Last Friday's post on scorned climate skeptics generated some heat from Watts Up With That?, the website that, (outside of Marc Morano's gibbering mad Climate Depot) is the most angry about Berkeley scientist Richard Muller's surprising testimony before a House panel last week on global warming temperatures. (Margot Roosevelt has a very good summary in the L.A. Times of the brouhaha over Muller's appearance.)
Anthony Watts, Watts Up With That?'s founder, wants a correction from me. In my story I quoted remarks Watts made early in March expressing his willingness to accept whatever results Muller's review of historical temperature data ultimately came up with. I also quoted the outraged comments made by Willis Eschenbach, another contributor to Watts Up With That?, after Muller declared that his preliminary research had produced data similar to that of most other studies -- data that indicates that the world is warming.
Watts and Eschenbach have both complained that I misled readers into thinking that Eschenbach's quote was actually written by Watts. But I did not attribute the second quote to Anthony Watts. I labeled it explicitly as "Watts Up With That?'s reaction." I can see how some readers might have been confused by that but I don't think it merits a formal correction. And whether or not my overall take on the controversy makes me, as Eschenbach declared in an email to me "the butt of internet jokes about [my] lack of comprehension" is just something I'll have to live with.
In another email Eschenbach declared that my conflation of his and Watts' posting into one Watts Up With That? editorial point of view was unfounded -- "There are Anthony's contributions. There are guest bloggers' contributions, including my own. But there is no discussion of what to write about. There is no WUWT editorial board, no censorship, and no obligation to write on the part of the guest contributors."
Maybe so. My own sense, from several years of dipping into Watts Up With That? is that the blog pushes a very distinct editorial voice; it is dedicated to undermining the mainstream climate scientist consensus on global warming by whatever means necessary. When you post, approvingly, essays that assert that the science supporting anthropogenic climate change "is the biggest whopper ever sold to the public in the history of humankind" you are establishing a fairly clear debate position.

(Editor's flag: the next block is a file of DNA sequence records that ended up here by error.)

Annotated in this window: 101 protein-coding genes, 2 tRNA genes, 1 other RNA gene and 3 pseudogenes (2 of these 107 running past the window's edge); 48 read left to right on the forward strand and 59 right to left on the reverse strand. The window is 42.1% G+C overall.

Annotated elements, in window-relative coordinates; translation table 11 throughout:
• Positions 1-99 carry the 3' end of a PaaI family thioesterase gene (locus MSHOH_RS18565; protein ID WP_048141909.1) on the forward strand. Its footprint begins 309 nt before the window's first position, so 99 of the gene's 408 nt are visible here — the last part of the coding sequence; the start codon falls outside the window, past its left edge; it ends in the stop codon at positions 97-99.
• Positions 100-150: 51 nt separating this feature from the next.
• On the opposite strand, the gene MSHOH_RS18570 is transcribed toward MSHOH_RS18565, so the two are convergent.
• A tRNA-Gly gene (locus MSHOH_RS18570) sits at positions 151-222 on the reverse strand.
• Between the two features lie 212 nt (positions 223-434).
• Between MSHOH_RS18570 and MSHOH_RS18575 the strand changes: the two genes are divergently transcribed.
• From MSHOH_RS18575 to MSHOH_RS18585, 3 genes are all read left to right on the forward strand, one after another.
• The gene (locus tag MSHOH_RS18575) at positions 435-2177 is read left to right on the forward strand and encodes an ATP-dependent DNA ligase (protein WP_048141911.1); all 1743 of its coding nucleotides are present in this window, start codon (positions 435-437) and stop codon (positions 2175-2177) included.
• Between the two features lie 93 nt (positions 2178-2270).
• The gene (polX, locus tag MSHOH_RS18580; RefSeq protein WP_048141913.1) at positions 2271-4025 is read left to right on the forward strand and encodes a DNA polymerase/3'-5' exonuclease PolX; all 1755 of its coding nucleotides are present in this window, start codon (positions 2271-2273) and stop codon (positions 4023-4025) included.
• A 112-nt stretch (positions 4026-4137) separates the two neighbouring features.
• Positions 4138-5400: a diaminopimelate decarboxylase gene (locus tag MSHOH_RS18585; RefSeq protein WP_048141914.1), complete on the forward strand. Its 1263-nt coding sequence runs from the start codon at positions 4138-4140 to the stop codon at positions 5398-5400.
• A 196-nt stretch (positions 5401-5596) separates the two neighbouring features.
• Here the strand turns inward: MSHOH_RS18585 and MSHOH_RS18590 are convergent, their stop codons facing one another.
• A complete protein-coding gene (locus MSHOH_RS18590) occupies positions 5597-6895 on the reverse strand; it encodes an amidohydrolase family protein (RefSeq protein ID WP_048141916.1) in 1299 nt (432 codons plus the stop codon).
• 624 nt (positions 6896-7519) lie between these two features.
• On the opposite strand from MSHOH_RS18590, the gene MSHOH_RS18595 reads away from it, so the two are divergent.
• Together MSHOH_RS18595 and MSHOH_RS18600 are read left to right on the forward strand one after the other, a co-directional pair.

And there's no question that Anthony Watts is unhappy with Muller's testimony. In an email written to me he asked "Was your intent simply to add [to] the injury done to me by Dr. Muller?" Such phrasing obviously implies that he feels Muller's testimony did him some damage.
The issue at question here is the integrity of the readings made by thousands of land-based temperature stations. Watts has long argued that, for a number of reasons, surface stations have exaggerated global warming over the past century. His argument is laid out in detail in a rebuttal letter written in response to Muller's testimony. To his credit, Watts has put some muscle behind his assertions; he leads a team of volunteers who have spent many hours locating and documenting problematic surface stations.
For years, the mainstream climate science community has responded to Watts' assertions with the argument that the potential anomalies in surface station temperature readings have already been accounted for.
Muller however, has not been part of that consensus. His Berkeley Earth Surface Temperature (BEST) project was explicitly designed to take into account the anomalies identified by Watts and others. Watt's team even shared their painstakingly accumulated surface station data with BEST -- "in confidence," according to Eschenbach.
Then came Muller's testimony:
Many temperature stations in the U.S. are located near buildings, in parking lots, or close to heat sources. Anthony Watts and his team has shown that most of the current stations in the US Historical Climatology Network would be ranked "poor" by NOAA's own standards, with error uncertainties up to 5 degrees C.
Did such poor station quality exaggerate the estimates of global warming? We've studied this issue, and our preliminary answer is no.
No. There is a lot of squawking now -- from both the left and the right -- about whether Muller should have given any kind of answer to Congress in advance of publishing his conclusions in a peer-reviewed journal. But I am 100 percent certain that if Muller had said "our preliminary answer is yes," there would have been hosannas of joy and exultation coming from the climate skeptic community. In testimony before Congress, Muller directly contradicted a theory that is at the heart of the brand of climate skepticism most associated with Watts Up With That? And he used Watts' data to do it. That's gotta hurt.